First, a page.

With the new semester up and running it can be a challenging time to carve out some time for yourself every day and practice mindfulness. Old habits can come back and as a result, you might fall off the path you set out for yourself at the start of the year, having a focus on being more mindful every day. We’ve put together a few useful tips you can practice each day that can help you get back on track.
What are the Benefits of Mindfulness?
Mindfulness can have some terrific benefits, here are some scientifically proven ones:
- It Reduces Anxiety
- Mindfulness-Based Cognitive Therapy (MBCT) May Prevent And Treat Depression
- Increase Body Satisfaction
- Mindfulness Meditation Improves Cognition
- Helps The Brain Reduce Distractions
So you can see that if we practice it on a daily basis and make it a routine it can have some huge benefits for our mental health. The question is, how can we do so daily? Here are some useful tips.
Morning Time – Eat Slowly and Mindfully
How often are you in a rush out the door and eat as quickly as possible. Set aside some time and take the time to truly experience your meal, rather than eating too quickly. The food you eat is the information you choose to give to your body about your environment. As a result, your body will respond in different ways to what you eat. What should you try? Here are some useful ideas:
- Eat natural food
- Avoid processed food, simple carbohydrates
- Don’t eat large portions.
- Try anti-oxidant rich foods such as blueberries, a modest amount of caffeine (you don’t have to avoid coffee!!)
Later on, in the day have some dark chocolate
After lunch – Set a Reminder on your Phone to Bring you Back into the Present
This could be a bell on your phone. This can gently bring you back into the present (depending on the tone of curse!!). Just set a simple reminder bell or alert on your phone. It is a smart and effective way to interrupt yourself mid-flow, as very often after lunch is when we can go into a lull, get distracted and start scrolling through Instagram. Think of the ball as the right kind of digital distraction.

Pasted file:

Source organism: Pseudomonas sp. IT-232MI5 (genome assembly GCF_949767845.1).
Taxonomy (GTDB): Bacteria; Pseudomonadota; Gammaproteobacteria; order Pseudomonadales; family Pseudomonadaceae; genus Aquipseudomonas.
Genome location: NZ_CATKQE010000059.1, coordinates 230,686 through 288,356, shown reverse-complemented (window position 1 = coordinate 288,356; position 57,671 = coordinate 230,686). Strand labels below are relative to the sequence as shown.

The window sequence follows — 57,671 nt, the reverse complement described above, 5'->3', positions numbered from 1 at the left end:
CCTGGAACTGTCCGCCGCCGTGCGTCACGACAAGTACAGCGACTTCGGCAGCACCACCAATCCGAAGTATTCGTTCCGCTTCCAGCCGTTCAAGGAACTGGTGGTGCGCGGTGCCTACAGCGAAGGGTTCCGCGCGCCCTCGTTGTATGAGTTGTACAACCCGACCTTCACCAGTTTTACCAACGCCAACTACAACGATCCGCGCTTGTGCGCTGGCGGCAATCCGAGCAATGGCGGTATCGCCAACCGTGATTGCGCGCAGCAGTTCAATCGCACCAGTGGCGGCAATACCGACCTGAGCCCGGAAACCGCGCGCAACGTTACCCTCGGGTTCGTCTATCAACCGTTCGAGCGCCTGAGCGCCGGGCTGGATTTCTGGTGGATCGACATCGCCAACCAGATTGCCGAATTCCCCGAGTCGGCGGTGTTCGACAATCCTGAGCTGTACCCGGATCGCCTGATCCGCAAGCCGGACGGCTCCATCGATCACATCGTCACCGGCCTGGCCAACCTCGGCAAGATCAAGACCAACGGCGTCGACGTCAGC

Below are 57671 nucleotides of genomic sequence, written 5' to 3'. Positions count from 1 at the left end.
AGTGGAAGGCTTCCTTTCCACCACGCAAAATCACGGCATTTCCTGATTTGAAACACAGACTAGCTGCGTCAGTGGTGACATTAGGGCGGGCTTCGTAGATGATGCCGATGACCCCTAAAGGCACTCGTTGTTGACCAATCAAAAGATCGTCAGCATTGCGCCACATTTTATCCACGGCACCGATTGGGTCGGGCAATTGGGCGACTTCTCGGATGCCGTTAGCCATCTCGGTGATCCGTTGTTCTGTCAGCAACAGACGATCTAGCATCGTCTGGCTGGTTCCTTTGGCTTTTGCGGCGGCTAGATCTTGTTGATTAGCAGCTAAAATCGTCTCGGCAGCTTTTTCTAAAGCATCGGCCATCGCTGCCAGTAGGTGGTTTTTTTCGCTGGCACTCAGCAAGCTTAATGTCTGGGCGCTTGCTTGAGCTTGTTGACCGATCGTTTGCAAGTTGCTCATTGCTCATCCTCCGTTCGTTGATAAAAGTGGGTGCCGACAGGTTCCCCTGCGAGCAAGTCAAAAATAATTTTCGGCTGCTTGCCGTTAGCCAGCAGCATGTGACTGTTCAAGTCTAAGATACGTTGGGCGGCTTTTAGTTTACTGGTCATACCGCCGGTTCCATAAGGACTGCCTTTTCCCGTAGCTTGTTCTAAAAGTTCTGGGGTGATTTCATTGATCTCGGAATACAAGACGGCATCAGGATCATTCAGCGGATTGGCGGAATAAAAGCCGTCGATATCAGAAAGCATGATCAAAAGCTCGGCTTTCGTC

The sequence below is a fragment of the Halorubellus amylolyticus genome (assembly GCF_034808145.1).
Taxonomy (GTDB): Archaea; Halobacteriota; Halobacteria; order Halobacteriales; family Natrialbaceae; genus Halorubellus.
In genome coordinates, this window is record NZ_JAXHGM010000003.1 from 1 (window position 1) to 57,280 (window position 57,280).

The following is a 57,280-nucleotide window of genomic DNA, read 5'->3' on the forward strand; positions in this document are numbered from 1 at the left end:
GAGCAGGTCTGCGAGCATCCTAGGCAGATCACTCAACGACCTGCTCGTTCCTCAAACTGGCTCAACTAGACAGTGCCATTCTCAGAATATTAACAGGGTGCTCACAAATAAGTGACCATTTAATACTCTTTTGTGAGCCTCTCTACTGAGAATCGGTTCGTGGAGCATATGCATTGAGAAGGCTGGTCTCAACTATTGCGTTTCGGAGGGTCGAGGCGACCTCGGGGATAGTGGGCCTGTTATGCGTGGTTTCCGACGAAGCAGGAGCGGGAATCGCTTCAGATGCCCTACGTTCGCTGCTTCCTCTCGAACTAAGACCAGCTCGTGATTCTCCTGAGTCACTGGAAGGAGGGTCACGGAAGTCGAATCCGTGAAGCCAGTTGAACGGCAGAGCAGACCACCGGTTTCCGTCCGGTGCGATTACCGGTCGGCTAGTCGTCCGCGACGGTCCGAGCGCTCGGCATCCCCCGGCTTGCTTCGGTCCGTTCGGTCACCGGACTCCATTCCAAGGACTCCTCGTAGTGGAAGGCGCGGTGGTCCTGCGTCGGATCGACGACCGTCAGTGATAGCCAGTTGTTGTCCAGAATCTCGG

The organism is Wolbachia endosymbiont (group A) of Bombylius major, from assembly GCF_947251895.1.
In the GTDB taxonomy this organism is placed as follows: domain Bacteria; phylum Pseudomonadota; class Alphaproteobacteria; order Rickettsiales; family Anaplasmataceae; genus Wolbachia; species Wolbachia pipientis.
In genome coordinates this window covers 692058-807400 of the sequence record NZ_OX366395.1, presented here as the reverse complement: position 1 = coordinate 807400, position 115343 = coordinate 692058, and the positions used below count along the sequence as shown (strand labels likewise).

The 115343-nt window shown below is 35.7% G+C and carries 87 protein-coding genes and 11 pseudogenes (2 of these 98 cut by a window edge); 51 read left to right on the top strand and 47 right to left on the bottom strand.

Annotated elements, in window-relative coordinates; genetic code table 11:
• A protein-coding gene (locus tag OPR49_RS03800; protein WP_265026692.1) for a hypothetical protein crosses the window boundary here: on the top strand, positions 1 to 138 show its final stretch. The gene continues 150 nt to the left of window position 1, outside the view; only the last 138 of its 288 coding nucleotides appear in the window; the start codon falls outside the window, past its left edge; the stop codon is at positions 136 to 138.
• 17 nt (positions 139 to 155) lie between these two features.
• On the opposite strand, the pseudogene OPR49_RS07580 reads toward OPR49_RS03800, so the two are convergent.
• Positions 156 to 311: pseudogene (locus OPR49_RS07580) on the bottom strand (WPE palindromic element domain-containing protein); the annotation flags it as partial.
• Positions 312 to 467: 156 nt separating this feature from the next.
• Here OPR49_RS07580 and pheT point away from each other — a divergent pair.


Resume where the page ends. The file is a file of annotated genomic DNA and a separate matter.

On the Way Home – Find an Anchor
The commute home can become dull, especially if there’s a lot of traffic. Instead, use this time to practise the art of presence using ‘anchors’. In meditation, these kind of anchors would include using your breath and your body to return your attention to where it needs to be.
The anchor helps to overcome the distractions of the mind and will guide you back when your mind wanders off. It’s a simple yet effective concept used by novice and seasoned meditators alike.
When at Home in the Evenings – Put your Phone on Airplane or Silent Mode.
This is a really useful tip try. If you don’t want it on airplane putting it on total silence can be a great way to switch off and avoid being distracted by every notification on your phone. This especially works if you are seeing a friend or spending time with your family.
Bedtime – Go Slow Beforehand
Your body and mind naturally start to unwind and go slower at this time. Mindfulness centres on paying attention to the moment and this can be a good time to practise presence. The trick here is simple, to do less, with more intention. At this time let the techniques of the day naturally and subconsciously feed into your bedtime routine. This can be something as small as brushing your teeth with bodily awareness.
Why not try out the Mindfulness Tree
This concept is something our very own lecturer Christine Beekman discussed as part of mental health week. If you want to learn more check out the blog.
Best of luck everything this semester and we hope these tips help when it comes to practicing mindfulness daily.